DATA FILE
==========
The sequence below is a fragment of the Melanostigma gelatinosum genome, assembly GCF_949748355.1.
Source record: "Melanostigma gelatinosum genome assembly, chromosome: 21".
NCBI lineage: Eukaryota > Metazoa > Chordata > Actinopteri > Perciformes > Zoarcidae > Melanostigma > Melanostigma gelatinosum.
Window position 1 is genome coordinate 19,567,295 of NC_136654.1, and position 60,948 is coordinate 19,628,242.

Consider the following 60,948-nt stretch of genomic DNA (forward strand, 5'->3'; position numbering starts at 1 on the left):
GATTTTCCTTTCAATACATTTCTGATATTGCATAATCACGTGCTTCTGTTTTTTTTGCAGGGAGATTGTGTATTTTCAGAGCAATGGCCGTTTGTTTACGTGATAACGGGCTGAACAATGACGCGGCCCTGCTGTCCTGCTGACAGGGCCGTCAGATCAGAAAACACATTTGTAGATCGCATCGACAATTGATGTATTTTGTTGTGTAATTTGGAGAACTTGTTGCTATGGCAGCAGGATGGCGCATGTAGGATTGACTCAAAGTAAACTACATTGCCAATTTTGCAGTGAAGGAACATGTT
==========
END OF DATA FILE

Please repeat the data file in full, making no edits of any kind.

The sequence below is a fragment of the Melanostigma gelatinosum genome, assembly GCF_949748355.1.
Source record: "Melanostigma gelatinosum genome assembly, chromosome: 21".
NCBI lineage: Eukaryota > Metazoa > Chordata > Actinopteri > Perciformes > Zoarcidae > Melanostigma > Melanostigma gelatinosum.
Window position 1 is genome coordinate 19,567,295 of NC_136654.1, and position 60,948 is coordinate 19,628,242.

Consider the following 60,948-nt stretch of genomic DNA (forward strand, 5'->3'; position numbering starts at 1 on the left):
GATTTTCCTTTCAATACATTTCTGATATTGCATAATCACGTGCTTCTGTTTTTTTTGCAGGGAGATTGTGTATTTTCAGAGCAATGGCCGTTTGTTTACGTGATAACGGGCTGAACAATGACGCGGCCCTGCTGTCCTGCTGACAGGGCCGTCAGATCAGAAAACACATTTGTAGATCGCATCGACAATTGATGTATTTTGTTGTGTAATTTGGAGAACTTGTTGCTATGGCAGCAGGATGGCGCATGTAGGATTGACTCAAAGTAAACTACATTGCCAATTTTGCAGTGAAGGAACATGTT